First build - Rickenbacker '4330' Style

Discussion in 'Luthier's Corner' started by Verkton, Aug 7, 2013.


  1. Verkton

    Verkton

    Joined:
    Aug 7, 2013
    Location:
    Staffordshire, UK
    Hi Everyone - been lurking here for a while learning, and started my first build about a month ago. I hadn't even thought about luthiery until I saw JohnK's excellent thread on his 325 bass - he inspired me to give it a try, and as I love Rickenbacker guitars (I have a 330) I wanted to build a bass in that style. Later I found Betyouaint's 4005 build which has been equally informative :)

    I'm primarily a 6 string guitarist, but as I record music at home I play bass too, and quite enjoy it. I've always wanted a Ric bass, and after reading JohnK and Betyouaint's builds I felt it was worth having a go at. I don't have a lot of woodoworking experience aside from building Radio controlled aircraft when I was younger, but I have done a lot of model making and I do tend to pick things up quickly - after reading what was involved I felt I'd be able to give it a decent attempt!

    I'm aware of RIC's 'enthusiatic' defence of their Trademarks/IP/Copyright - please not that this bass is purely for my own use and I have no intention of selling it, or making them for other people!

    After getting some maple from the local timber yard, I made myself a template based on my own Rickenbacker 330/6:

    [​IMG]


    At the start of the build I had no access to any woodwork tools - however my father is a toolmaker and has a lot of equipment for metalwork which can be adapted - sort of - to the job. Here I am thicknessing the maple for the body on a milling machine using a flycutter...

    [​IMG]


    Unbelievably it took 3 days to go from rough lumber to having the blanks for the body and the back! I know how much quicker this is with a proper jointer/thicknesser, and as I've decided to do more builds when this finishes I am about to invest int he proper tool (as I know it takes a much shorter amount of time with the correct tools...)

    Once the wood was ready I marked out the body on the blanks. I placed the hardware from my 330 plus a Ric Hi-gain bass pickup I'd already obtained for the project.

    [​IMG]


    I got a cheap bandsaw from B and Q - not the greatest machine, but good enough for what I'm doing here. Next thing to do was to cut the blank to rough body shape.

    [​IMG]


    Using my router and the template, I smoothed the edges of the body using a bearing guided bit. Then I began to hollow out the sound chambers:

    [​IMG]


    With the sound chambers done, I added the slash/f-hole:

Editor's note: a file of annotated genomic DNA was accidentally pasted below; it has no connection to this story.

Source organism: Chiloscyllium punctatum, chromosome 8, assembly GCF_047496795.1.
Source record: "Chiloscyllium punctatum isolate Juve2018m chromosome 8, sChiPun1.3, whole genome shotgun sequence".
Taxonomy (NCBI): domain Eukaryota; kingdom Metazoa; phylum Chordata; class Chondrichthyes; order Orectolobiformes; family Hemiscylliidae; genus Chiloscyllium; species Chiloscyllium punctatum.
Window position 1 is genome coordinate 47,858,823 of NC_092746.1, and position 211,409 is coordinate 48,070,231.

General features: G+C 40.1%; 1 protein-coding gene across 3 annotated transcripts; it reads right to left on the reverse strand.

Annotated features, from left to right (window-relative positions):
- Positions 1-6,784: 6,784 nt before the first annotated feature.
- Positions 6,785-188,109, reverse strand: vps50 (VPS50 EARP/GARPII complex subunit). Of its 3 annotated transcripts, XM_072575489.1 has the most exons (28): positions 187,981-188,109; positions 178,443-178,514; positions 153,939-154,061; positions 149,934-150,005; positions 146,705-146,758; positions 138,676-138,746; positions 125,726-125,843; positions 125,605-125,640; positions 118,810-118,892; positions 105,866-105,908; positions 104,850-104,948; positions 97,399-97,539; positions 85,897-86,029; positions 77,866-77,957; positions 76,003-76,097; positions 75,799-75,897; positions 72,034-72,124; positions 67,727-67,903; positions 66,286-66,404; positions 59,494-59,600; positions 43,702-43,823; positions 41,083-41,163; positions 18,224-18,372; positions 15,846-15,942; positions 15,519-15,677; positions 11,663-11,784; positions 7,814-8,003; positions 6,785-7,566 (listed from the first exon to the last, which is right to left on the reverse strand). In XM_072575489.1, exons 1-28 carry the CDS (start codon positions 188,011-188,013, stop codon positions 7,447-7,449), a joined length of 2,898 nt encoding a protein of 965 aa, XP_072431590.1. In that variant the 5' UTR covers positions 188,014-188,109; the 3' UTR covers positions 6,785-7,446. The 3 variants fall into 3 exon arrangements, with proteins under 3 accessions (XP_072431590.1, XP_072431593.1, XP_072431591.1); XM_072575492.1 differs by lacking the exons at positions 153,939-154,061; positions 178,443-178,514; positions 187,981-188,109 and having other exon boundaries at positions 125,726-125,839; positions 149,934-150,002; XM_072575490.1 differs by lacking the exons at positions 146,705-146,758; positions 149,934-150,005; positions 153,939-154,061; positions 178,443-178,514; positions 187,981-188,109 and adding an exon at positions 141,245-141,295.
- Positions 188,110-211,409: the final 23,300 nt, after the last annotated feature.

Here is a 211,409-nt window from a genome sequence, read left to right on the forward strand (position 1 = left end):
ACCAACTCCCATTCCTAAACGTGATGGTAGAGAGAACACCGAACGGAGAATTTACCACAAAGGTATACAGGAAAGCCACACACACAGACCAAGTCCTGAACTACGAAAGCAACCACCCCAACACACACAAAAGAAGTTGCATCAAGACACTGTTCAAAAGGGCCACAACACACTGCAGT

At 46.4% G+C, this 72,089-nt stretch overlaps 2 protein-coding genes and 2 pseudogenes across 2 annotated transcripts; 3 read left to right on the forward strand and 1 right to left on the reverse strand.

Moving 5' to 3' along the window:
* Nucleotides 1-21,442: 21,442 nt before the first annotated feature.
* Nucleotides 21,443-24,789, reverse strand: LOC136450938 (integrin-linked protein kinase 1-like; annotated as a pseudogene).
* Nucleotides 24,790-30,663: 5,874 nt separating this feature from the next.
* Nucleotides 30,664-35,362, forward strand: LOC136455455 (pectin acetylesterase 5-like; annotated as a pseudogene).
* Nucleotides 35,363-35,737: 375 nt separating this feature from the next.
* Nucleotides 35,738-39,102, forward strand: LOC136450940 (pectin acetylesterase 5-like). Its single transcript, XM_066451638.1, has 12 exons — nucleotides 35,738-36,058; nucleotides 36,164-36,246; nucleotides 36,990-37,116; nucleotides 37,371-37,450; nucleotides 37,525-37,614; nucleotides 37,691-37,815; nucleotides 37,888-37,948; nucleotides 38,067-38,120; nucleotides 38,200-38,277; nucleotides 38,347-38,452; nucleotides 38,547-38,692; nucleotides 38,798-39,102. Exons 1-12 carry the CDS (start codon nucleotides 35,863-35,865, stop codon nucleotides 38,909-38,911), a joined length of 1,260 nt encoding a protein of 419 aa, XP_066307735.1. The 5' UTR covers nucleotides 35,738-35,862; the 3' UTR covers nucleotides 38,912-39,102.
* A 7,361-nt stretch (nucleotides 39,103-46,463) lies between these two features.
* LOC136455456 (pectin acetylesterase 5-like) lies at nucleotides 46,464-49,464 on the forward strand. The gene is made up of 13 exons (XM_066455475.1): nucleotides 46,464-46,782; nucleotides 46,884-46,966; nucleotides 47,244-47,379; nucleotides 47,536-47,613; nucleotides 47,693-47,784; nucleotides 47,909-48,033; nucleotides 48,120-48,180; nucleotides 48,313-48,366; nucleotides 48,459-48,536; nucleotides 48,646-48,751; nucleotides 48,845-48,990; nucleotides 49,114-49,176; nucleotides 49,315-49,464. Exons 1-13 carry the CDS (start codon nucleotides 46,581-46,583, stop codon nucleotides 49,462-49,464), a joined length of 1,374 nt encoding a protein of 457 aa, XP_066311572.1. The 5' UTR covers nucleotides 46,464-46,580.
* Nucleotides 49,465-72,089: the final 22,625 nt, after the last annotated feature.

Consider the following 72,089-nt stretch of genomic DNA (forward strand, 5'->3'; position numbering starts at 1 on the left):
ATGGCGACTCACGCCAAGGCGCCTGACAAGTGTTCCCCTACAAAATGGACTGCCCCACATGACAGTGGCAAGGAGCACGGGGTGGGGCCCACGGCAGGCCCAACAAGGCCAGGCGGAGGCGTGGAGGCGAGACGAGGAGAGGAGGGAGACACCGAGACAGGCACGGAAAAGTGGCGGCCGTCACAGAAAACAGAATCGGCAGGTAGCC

[​IMG]


    That brings the build up to date so far. I was about to start on the neck yesterday, but made the decision to get the jointer/thicknesser yesterday instead of using the milling machine, so hanging on a while. Today Ive drawn up my design for the bridge and tailpiece, fairly faithful to the 4005 by using my 330 as a guide. The metal parts I will be maing from scratch, not only because I want to make as much as possible from raw materials, but also because it seems to be impossible to get replacements!

    I think I'm going to have to look at the R tailpiece. I don't want to neccesarily copy the R anyway, but I think I might have to make it shorter than the original one anyway.

    I hope to keep the thread updated as the build progresses!

    Thanks

    Verkton
  2. Ric5

    Ric5 Supporting Member

    Joined:
    Jan 29, 2008
    Location:
    Colorado
  3. rocmonster

    rocmonster

    Joined:
    Oct 31, 2011
  4. skullservant

    skullservant

    Joined:
    Aug 15, 2011
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  6. tmoney61092

    tmoney61092

    Joined:
    Sep 15, 2009
    Since you mainly play guitar you should make it into a Bass VI, now THAT would be awesome!
  7. IvanMunoz

    IvanMunoz

    Joined:
    Apr 29, 2013
    Location:
    Northeast Pennsylvania
    This has serious potential! Subscribed!

    If I may suggest, winfield vintage sells a bass harp tailpeice and a bass bridge. Pretty much the rick tailpeice without the "R" on it. I{ve never tried any of their products, but it may be worth looking into.

    http://winfieldvintage.com/parts/index.html

    Hope this helps!

    Also, what scale will this be? 30" shortscale?

    Looks good so far!
  8. soflbass

    soflbass

    Joined:
    Mar 2, 2013
    Location:
    S Florida
    Nice! Subbed
  9. Verkton

    Verkton

    Joined:
    Aug 7, 2013
    Location:
    Staffordshire, UK
    It's going to be 33.25", i'm trying to get as close to Ric specs as possible. Hopefully when it's done it will have a sound close to that of a 4005. Thanks for the link to the hardware, but I got a load of metal last week to make the bridge, saddles and tailpiece with and I hope to be doing some work on it this week.

    One thing I'm a little bit concerned with is that I've made the body exactly the same as a 330, and the longer neck is making me think it's going to neck dive. All along I've planned to do a second build afterwards applying whatever I learn so I might have to redesign the body slightly.
  10. GotRoot?

    GotRoot?

    Joined:
    Dec 1, 2007
    Location:
    Greenville, NC.
    Def subbed!!!
  11. edpal

    edpal The hell you say!? Gold Supporting Member

    Joined:
    Oct 3, 2007
    Location: